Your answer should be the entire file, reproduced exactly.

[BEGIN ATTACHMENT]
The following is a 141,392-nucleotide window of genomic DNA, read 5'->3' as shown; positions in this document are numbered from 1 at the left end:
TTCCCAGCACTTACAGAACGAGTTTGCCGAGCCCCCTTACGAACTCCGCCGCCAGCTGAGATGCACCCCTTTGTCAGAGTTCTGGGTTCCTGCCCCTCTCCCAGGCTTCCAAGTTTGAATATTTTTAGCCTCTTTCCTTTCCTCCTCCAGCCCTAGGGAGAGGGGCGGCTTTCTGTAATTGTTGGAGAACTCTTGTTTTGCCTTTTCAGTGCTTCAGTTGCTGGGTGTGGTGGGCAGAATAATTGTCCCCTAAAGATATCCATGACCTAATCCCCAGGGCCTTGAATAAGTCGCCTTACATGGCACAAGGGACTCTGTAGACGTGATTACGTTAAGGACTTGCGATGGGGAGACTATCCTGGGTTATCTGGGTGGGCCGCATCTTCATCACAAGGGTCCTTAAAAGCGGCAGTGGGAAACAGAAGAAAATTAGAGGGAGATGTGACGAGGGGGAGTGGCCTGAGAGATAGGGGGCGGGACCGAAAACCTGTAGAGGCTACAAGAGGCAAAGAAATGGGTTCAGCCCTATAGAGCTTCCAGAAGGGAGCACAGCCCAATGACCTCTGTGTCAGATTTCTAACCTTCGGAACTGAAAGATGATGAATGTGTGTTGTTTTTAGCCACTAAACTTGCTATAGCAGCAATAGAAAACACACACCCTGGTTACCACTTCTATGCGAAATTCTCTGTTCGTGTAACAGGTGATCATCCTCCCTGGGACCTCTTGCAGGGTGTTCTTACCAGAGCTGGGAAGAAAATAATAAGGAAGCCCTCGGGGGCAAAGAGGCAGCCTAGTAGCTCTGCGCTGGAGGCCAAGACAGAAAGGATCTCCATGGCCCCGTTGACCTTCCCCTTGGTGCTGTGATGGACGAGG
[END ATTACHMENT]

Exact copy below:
The following is a 141,392-nucleotide window of genomic DNA, read 5'->3' as shown; positions in this document are numbered from 1 at the left end:
TTCCCAGCACTTACAGAACGAGTTTGCCGAGCCCCCTTACGAACTCCGCCGCCAGCTGAGATGCACCCCTTTGTCAGAGTTCTGGGTTCCTGCCCCTCTCCCAGGCTTCCAAGTTTGAATATTTTTAGCCTCTTTCCTTTCCTCCTCCAGCCCTAGGGAGAGGGGCGGCTTTCTGTAATTGTTGGAGAACTCTTGTTTTGCCTTTTCAGTGCTTCAGTTGCTGGGTGTGGTGGGCAGAATAATTGTCCCCTAAAGATATCCATGACCTAATCCCCAGGGCCTTGAATAAGTCGCCTTACATGGCACAAGGGACTCTGTAGACGTGATTACGTTAAGGACTTGCGATGGGGAGACTATCCTGGGTTATCTGGGTGGGCCGCATCTTCATCACAAGGGTCCTTAAAAGCGGCAGTGGGAAACAGAAGAAAATTAGAGGGAGATGTGACGAGGGGGAGTGGCCTGAGAGATAGGGGGCGGGACCGAAAACCTGTAGAGGCTACAAGAGGCAAAGAAATGGGTTCAGCCCTATAGAGCTTCCAGAAGGGAGCACAGCCCAATGACCTCTGTGTCAGATTTCTAACCTTCGGAACTGAAAGATGATGAATGTGTGTTGTTTTTAGCCACTAAACTTGCTATAGCAGCAATAGAAAACACACACCCTGGTTACCACTTCTATGCGAAATTCTCTGTTCGTGTAACAGGTGATCATCCTCCCTGGGACCTCTTGCAGGGTGTTCTTACCAGAGCTGGGAAGAAAATAATAAGGAAGCCCTCGGGGGCAAAGAGGCAGCCTAGTAGCTCTGCGCTGGAGGCCAAGACAGAAAGGATCTCCATGGCCCCGTTGACCTTCCCCTTGGTGCTGTGATGGACGAGG